Saturday, October 29, 2011

Salute to Supernatural - Guy Norman Bee

Guy Norman Bee spoke not once but twice at the Salute to Supernatural convention on Oct. 20 and 22 in Rosemont. He filled in at the last minute for Alona Tal, who cancelled her appearance after getting a TV spot. Bee must have come fresh from the airport. He wheeled his suitcase back behind the curtain before going out on the stage minutes later. True of any veteran director, he wasn't flustered by the sudden and unexpected change in plans. He seemed as cool and unruffled as though that was part of his schedule.

Bee offered an interesting and little-seen side of Supernatural, the production, nuts-and-bolts perspective that is as important as any performance given by the actors. It's the way the director lays out the scene that makes Supernatural look like a movie rather than a TV show. What also struck me is what a down-to-earth person Bee is. After the Q&A, I also saw Bee getting pictures with the fans in front of the Impala poster or just chatting with them.

Fan: Did you plan on getting into horror directing?

BEE: I originally thought I'd be a comedy director. I love comedy movies, such as The Hangover. I thought comedy was my calling, but as I started to work as a director I found horror cool too.

Fan: How did you get into directing?

BEE: At my school there wasn't a directing program. They basically had a camera sitting in a corner and said "Hey, if you can get it to work, feel free to use it." I learned a lot of what I do on the job, just working hard and learning from other directors.

Fan: My daughter wants to be a director? Any advice?

BEE: If she's willing to work hard and she wants it bad enough, the world is her oyster.

Fan: How much time do you have to direct an episode?

BEE: About seven days, sometimes less than that if it's a pilot, which is understandable. The script gets rewritten. They want to make it the best they can, but that gives you less time once it's final and you're ready to shoot. You just do what you can in the time you have. I try to have too much shot than too little when I give it to the editor. Once it gets to the editing room I don't want the editor to say, "That's it? That's all you got?" I try to have at least four cameras for coverage.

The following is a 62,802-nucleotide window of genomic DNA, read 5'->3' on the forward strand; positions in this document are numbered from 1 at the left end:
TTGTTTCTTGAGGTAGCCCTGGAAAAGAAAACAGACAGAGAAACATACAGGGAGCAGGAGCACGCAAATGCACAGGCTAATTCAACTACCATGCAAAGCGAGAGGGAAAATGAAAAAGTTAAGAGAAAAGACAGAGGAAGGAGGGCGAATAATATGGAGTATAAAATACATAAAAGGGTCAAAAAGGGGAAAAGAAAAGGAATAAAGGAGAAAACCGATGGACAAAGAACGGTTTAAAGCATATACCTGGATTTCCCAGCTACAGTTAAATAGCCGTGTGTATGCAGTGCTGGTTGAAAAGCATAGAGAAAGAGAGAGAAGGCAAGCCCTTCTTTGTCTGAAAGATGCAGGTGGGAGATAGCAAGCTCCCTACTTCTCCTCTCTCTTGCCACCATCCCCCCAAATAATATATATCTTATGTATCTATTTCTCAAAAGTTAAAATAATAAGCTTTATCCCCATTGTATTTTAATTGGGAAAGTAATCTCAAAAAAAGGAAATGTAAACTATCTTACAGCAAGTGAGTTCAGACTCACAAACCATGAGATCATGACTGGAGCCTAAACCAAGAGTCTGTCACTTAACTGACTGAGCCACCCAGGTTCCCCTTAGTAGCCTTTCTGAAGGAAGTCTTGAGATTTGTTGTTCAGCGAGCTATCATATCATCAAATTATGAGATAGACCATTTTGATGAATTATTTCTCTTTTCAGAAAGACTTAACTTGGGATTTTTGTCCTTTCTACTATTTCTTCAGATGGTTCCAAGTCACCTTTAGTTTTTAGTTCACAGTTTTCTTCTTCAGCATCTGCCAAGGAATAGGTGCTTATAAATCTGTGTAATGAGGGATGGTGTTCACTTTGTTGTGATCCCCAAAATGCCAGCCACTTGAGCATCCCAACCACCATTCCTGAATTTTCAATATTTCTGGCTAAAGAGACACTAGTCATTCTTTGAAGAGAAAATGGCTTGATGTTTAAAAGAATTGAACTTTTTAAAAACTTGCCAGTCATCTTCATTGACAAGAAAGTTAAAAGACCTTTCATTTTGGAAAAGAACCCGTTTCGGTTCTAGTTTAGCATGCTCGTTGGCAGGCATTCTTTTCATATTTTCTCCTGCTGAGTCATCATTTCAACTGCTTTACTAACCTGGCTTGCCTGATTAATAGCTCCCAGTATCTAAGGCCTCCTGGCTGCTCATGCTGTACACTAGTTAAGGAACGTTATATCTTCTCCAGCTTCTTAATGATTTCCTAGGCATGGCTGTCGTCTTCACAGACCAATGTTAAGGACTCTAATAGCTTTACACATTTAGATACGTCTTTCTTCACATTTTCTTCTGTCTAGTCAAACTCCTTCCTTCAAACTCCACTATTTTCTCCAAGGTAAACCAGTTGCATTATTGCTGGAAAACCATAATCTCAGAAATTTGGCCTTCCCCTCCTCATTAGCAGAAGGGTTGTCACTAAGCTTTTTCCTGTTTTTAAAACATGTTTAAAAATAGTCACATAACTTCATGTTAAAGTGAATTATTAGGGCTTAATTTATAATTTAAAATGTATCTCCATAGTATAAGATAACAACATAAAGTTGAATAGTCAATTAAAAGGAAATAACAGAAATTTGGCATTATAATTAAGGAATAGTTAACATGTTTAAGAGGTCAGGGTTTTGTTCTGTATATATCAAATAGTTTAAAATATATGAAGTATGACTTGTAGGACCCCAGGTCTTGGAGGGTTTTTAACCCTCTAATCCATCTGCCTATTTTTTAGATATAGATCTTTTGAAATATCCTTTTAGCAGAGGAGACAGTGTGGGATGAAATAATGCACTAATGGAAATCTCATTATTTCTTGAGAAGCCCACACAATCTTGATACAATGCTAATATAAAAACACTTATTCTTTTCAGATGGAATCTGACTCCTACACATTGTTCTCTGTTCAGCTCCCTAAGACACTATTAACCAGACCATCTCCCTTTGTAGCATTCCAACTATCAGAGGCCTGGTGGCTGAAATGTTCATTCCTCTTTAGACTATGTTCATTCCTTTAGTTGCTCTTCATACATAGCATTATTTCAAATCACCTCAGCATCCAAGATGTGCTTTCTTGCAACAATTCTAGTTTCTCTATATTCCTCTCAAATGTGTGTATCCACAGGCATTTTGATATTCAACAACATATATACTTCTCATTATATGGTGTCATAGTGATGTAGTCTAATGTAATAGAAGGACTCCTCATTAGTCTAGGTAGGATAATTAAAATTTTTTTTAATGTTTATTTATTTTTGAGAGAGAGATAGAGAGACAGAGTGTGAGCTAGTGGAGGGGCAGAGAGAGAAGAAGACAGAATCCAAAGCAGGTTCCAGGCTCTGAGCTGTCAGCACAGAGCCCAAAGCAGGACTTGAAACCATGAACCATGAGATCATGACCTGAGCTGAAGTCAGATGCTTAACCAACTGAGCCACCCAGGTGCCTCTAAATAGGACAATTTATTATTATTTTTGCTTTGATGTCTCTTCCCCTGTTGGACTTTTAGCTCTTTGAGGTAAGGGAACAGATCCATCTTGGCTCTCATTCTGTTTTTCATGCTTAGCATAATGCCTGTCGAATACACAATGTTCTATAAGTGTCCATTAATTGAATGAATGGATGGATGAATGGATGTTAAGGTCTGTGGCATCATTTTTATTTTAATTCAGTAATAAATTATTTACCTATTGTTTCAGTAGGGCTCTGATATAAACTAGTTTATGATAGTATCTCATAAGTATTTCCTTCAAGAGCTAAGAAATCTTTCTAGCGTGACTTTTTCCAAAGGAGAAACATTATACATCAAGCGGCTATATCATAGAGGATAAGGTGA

Fan: Do you prefer working with film or digital?

BEE: I like digital. It gives you more latitude. What you see is what you get. Back with film you had a viewer that showed you what was going on the film. It was very faint and blurry, like trying to see an image through a glass of milk.

Fan: Do you have any filming tricks you use?

BEE: It's important to mix it up and not use the same ones all the time. Sometimes it's worth laying down 20 feet of track or using steadicam. Sometimes using steadicam saves you time, sometimes it doesn't. You learn the tricks as you go along. One trick I use is called the French Reverse, not to be confused with "The French Mistake" (laughs). Basically you turn the camera 20 degrees and the actors change positions at 20 degrees and it makes it look like a different shot even though you didn't change location.

Fan: Is there an episode on Supernatural you wish you directed?

BEE: "The French Mistake."

Fan: Can you tell us about filming "Hello, Cruel World" and about that shot in the warehouse?

BEE: It was interesting because that day I really didn't know how I was going to shoot that scene. I didn't know what to do for 60% of the scene. When I started shooting then it came to me. It's that improvisation on the job that you have to do.